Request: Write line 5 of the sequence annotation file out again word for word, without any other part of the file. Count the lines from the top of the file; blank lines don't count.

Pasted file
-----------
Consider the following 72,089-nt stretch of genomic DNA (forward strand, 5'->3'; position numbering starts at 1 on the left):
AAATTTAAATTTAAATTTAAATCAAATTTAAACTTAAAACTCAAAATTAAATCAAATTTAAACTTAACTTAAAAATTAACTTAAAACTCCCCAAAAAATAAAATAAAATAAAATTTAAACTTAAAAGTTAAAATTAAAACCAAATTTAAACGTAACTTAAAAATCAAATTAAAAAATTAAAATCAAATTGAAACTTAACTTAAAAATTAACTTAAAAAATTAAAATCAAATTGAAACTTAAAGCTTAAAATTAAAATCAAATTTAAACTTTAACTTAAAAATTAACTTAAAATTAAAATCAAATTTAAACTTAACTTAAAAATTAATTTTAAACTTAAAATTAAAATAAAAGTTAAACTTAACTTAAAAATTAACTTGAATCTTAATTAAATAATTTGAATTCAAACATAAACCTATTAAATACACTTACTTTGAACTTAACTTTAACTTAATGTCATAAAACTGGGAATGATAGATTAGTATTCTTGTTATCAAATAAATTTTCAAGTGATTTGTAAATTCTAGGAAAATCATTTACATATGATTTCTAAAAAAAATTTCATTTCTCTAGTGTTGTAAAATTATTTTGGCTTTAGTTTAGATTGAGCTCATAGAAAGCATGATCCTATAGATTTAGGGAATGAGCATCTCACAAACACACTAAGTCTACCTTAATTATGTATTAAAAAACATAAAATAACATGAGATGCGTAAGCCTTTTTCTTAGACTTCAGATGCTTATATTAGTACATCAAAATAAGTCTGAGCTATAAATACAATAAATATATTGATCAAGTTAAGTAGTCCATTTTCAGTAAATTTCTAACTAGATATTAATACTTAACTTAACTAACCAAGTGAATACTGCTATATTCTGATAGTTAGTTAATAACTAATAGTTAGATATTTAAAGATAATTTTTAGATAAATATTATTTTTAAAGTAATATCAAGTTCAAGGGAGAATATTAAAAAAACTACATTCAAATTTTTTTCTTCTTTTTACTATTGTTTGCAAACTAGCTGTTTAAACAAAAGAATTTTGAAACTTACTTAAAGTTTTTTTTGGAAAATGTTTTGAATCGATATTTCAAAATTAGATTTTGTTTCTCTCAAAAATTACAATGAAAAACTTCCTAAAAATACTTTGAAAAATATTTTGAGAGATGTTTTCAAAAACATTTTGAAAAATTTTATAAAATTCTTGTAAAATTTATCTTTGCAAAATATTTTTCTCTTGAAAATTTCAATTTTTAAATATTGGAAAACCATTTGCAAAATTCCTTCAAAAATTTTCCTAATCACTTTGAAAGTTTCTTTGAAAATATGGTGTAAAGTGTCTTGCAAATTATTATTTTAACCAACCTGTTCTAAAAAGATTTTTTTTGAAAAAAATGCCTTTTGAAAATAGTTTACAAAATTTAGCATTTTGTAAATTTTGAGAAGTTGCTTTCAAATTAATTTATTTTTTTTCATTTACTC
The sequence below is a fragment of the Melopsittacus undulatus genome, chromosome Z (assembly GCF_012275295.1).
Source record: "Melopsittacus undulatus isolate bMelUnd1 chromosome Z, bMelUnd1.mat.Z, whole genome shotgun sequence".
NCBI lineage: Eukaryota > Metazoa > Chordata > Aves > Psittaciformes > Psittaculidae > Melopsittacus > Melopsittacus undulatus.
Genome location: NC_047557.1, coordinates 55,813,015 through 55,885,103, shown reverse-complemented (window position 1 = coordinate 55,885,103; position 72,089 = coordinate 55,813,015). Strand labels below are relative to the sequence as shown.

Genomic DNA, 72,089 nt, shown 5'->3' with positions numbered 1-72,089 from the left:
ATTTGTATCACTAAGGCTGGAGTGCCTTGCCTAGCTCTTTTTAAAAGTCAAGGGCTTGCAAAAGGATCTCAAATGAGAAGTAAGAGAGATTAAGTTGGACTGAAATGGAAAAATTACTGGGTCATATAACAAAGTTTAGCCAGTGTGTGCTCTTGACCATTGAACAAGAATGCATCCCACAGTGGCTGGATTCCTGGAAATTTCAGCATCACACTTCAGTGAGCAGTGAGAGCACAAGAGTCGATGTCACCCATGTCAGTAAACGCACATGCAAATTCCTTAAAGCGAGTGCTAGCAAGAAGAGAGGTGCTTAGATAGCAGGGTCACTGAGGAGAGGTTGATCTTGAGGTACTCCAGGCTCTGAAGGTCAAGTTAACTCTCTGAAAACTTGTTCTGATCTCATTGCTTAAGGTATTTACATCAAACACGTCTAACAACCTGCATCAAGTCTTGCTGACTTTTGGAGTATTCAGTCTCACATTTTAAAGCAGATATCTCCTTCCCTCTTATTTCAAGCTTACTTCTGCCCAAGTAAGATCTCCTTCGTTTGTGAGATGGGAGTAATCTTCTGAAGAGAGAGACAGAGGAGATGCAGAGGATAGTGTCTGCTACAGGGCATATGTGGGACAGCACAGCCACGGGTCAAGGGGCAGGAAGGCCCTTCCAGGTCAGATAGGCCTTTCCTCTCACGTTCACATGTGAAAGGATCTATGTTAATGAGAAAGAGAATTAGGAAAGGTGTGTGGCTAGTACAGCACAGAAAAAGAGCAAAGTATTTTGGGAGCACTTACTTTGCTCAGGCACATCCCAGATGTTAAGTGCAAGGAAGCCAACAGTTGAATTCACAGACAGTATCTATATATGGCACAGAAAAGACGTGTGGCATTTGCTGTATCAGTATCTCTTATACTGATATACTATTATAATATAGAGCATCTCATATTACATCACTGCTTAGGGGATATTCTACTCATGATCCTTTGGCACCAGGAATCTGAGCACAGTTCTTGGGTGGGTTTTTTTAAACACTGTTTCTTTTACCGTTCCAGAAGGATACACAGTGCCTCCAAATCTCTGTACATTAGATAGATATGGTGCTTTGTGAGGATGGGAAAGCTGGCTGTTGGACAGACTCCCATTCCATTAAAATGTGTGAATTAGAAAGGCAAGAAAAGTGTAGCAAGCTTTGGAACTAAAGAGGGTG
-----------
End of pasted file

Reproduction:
NCBI lineage: Eukaryota > Metazoa > Chordata > Aves > Psittaciformes > Psittaculidae > Melopsittacus > Melopsittacus undulatus.